Woke up thankful. I've seen a lot of craziness in my time, but this is flat out the craziest.
Mad About The Demise of Mad
I remember reading a newspaper article in 1954 (the first year I remember being aware of what a year was) that bemoaned the fact that a recent college poll discovered that more students preferred Mad magazine over classic literature and the article went on to predict the decline of the United States and Western culture.
I was only eight-years-old, but I realized even then that old people are always complaining about how the youngsters are ruining everything. I swore right then I would never act like that when I got old.
I also made it a point to find the magazine because anything that rebellious and dangerous I wanted to read. And read it, I did, all through my teens—especially my early teens—when it spoke directly to my immature sense of humor. I was a big fan of all the cartoonists, including Mort Drucker and Jack Davis and Al Jaffee and Harvey Kurtzman and Dave Berg.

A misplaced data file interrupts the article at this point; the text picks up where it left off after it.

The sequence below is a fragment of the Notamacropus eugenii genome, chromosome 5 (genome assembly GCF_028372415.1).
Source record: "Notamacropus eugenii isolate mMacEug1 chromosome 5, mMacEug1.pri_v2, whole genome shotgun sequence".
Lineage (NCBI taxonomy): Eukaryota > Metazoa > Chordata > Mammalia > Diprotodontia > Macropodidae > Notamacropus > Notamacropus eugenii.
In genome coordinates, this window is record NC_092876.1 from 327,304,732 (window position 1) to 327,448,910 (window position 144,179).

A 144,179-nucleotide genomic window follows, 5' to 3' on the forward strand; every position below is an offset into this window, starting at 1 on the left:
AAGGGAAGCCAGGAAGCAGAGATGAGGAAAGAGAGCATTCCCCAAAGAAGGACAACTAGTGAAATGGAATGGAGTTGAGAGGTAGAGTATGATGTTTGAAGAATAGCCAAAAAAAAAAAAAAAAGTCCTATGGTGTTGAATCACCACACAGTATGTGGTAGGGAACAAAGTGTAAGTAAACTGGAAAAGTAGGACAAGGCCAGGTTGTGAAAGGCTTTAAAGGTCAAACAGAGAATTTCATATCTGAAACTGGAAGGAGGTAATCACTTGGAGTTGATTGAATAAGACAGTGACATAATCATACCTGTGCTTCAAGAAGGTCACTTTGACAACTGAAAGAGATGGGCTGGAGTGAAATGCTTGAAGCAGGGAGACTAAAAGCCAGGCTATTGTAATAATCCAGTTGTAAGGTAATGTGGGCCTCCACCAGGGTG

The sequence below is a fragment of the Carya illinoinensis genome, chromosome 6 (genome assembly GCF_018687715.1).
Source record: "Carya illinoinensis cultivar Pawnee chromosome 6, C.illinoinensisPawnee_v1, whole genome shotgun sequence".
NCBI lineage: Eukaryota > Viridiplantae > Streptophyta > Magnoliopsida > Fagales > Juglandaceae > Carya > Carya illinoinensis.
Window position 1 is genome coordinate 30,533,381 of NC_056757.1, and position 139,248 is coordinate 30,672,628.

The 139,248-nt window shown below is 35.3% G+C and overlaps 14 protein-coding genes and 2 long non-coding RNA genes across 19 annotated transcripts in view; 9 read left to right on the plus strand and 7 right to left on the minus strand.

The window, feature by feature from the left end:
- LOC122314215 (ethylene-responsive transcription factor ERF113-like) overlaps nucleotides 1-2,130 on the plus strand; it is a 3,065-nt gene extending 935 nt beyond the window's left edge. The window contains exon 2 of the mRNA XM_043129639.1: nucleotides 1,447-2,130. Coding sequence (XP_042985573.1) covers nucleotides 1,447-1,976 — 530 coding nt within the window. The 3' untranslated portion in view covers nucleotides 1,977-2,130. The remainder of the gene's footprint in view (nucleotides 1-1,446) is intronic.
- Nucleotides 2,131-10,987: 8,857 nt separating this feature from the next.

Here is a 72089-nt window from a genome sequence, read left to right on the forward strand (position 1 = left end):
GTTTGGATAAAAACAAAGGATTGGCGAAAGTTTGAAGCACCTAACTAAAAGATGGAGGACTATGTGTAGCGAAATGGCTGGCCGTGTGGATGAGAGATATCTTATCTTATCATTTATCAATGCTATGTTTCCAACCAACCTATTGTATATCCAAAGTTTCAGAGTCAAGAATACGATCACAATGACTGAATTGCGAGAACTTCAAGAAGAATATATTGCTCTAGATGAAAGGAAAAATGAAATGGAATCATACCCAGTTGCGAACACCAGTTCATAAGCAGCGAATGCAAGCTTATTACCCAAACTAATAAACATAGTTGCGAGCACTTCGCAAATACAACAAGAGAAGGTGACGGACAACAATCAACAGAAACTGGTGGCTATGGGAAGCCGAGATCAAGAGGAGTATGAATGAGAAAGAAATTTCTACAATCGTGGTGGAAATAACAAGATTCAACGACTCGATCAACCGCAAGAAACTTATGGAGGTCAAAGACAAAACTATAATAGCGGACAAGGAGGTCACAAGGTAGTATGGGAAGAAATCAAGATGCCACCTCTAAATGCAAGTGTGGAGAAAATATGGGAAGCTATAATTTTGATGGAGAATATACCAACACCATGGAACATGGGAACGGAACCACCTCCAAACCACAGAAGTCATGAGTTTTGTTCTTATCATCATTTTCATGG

"What Me Worry?"
I even included Alfred E. Billy in my first semi-serious book on the Kid:
21 Billys Including O.J. Billy
So, the magazine had a big influence on me, but I have to say I am appalled at the responses of people my age to the news today that Mad magazine is finally going out of business.
"Truly sad that we are as a society, so collectively thinned skinned, that we can't even laugh at ourselves anymore."
"So many of today’s comics have to use bad language to get a laugh. Sad."
"Alas, today's Democrats have made even satire directed at them prohibitive. Don Rickles would be jailed today. It is a trend toward Bolshevism and Stalinism: if you dare to mock, beware. You may even be physically attacked."
Well, maybe, but perhaps it's just because Mad magazine got old and they weren't relevant anymore. I loved "Laugh In" but I don't think it would fly today. That's not "sad," that's just the way it is.
Besides, every generation thinks its smarter than the last and wiser than the next. Now THAT'S funny, to me. But not as funny as this:
"Hope I die before I get old."
—Pete Townsend, age 20, "My Generation" (1965), yes, he's 74 now and perhaps quite thankful he didn't, in fact die 54 years ago. Funny, yes?
MAD published some of the most brilliant social satire of its time. I was only 10 when MAD hit the scene, but I could see then that it wasn't just another comic book.ReplyDelete